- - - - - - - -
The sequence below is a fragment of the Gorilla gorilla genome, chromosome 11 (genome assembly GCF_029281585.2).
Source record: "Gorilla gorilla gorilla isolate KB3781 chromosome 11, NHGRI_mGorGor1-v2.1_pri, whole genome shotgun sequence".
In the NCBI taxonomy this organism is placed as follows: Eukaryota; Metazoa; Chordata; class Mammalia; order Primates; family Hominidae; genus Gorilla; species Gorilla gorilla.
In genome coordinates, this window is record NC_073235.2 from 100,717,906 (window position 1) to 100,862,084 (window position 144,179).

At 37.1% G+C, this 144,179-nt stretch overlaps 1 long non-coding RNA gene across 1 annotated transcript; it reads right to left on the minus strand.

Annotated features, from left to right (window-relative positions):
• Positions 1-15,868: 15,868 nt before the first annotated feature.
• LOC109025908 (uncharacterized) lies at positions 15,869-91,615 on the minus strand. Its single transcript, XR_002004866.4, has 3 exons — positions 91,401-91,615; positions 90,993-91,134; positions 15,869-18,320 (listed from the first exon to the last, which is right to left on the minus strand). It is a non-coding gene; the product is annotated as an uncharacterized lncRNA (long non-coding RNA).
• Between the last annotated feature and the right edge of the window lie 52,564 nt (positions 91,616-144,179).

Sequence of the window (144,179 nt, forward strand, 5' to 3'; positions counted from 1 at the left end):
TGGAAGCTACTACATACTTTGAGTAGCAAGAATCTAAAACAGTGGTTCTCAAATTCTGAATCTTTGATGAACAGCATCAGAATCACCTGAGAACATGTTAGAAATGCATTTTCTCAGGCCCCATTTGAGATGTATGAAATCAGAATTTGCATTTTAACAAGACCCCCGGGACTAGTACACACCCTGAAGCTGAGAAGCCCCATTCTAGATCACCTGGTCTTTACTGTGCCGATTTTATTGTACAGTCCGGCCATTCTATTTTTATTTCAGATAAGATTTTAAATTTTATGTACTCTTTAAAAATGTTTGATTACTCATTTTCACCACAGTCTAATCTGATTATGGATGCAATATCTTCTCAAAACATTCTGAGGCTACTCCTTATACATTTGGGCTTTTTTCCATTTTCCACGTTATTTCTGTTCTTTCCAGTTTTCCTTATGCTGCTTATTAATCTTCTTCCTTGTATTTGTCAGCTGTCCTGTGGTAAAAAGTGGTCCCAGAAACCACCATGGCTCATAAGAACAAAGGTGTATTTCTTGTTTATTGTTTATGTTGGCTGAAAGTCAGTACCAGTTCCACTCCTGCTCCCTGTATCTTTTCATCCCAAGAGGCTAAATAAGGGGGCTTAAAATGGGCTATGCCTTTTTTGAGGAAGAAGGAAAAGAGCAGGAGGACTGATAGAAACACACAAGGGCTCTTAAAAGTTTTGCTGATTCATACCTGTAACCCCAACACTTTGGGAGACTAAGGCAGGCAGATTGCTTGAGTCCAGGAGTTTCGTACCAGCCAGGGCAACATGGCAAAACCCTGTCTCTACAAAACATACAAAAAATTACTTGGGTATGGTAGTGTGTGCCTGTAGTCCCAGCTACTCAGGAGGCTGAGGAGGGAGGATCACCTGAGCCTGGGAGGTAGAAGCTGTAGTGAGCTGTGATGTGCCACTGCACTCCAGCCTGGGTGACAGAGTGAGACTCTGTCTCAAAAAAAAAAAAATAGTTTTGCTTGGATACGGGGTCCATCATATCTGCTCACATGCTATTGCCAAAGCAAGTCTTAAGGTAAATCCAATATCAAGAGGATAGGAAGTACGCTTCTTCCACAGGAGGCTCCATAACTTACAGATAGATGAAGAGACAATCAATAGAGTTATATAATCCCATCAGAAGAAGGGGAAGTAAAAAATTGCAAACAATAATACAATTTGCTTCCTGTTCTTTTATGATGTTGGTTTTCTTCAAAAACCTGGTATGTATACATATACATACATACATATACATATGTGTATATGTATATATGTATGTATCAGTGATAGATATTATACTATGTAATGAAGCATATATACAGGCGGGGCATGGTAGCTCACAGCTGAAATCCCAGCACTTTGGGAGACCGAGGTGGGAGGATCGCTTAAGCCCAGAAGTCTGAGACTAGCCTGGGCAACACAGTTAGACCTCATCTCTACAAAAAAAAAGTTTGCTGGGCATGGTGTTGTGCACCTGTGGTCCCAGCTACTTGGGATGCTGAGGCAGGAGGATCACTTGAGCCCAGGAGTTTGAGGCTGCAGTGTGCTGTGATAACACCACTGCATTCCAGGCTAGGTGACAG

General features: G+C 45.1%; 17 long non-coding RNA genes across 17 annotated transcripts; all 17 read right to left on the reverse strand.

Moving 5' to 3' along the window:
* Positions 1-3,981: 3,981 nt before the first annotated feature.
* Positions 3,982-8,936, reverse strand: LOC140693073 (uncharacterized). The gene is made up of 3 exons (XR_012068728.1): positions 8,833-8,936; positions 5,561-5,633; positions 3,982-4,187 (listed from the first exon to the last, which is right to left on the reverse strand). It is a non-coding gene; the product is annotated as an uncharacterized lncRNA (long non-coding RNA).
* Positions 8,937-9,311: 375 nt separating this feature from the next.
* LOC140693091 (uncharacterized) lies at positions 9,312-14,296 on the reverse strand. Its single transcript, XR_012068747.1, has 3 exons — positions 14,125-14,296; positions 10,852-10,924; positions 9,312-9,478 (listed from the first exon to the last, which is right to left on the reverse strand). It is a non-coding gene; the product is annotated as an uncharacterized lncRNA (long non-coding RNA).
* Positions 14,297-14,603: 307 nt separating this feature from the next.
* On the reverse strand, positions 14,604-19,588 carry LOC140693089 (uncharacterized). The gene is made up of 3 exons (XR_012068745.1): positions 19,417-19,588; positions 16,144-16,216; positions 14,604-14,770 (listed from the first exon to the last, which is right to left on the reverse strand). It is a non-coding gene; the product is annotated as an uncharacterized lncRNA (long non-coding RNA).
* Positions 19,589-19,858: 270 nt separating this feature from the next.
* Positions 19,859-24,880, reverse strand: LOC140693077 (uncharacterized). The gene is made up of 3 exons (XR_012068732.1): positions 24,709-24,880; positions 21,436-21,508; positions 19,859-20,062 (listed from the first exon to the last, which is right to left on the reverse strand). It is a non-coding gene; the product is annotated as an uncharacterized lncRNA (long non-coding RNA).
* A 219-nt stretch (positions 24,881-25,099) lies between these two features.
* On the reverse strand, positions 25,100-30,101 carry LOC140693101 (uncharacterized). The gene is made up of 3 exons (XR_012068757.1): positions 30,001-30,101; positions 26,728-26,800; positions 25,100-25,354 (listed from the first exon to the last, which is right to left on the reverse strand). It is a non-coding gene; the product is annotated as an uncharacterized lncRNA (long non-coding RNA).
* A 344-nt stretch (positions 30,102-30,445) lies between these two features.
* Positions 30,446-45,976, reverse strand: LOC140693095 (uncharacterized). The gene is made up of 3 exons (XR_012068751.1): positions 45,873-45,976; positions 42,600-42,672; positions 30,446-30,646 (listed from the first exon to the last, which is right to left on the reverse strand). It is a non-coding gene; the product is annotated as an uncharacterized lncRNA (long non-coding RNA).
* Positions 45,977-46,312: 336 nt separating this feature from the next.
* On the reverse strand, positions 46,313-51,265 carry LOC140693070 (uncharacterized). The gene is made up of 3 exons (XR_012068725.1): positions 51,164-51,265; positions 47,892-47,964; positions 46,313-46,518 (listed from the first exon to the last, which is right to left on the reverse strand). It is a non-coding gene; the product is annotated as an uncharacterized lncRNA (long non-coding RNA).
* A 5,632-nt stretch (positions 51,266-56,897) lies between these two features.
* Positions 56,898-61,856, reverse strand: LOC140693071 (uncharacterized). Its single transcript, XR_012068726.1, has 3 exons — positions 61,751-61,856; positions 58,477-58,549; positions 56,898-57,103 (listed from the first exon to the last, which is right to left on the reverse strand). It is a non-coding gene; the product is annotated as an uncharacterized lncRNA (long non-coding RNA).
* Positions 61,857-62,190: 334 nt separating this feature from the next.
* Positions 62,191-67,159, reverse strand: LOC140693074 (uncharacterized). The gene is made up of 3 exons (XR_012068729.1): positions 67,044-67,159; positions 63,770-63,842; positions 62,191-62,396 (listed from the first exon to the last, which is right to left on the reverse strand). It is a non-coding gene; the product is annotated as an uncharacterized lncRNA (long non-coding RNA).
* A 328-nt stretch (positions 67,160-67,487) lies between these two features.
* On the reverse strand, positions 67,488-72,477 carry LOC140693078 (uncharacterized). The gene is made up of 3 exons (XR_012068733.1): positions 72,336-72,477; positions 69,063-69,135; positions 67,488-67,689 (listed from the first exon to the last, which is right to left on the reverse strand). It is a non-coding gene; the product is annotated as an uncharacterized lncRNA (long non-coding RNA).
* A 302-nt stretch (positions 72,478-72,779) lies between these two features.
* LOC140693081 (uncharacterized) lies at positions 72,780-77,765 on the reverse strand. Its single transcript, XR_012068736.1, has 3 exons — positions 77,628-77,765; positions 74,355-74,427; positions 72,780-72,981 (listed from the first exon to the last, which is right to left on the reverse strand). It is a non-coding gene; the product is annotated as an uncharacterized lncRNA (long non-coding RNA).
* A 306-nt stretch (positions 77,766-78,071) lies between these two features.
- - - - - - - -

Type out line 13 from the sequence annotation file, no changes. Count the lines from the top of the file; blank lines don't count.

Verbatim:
Moving 5' to 3' along the window: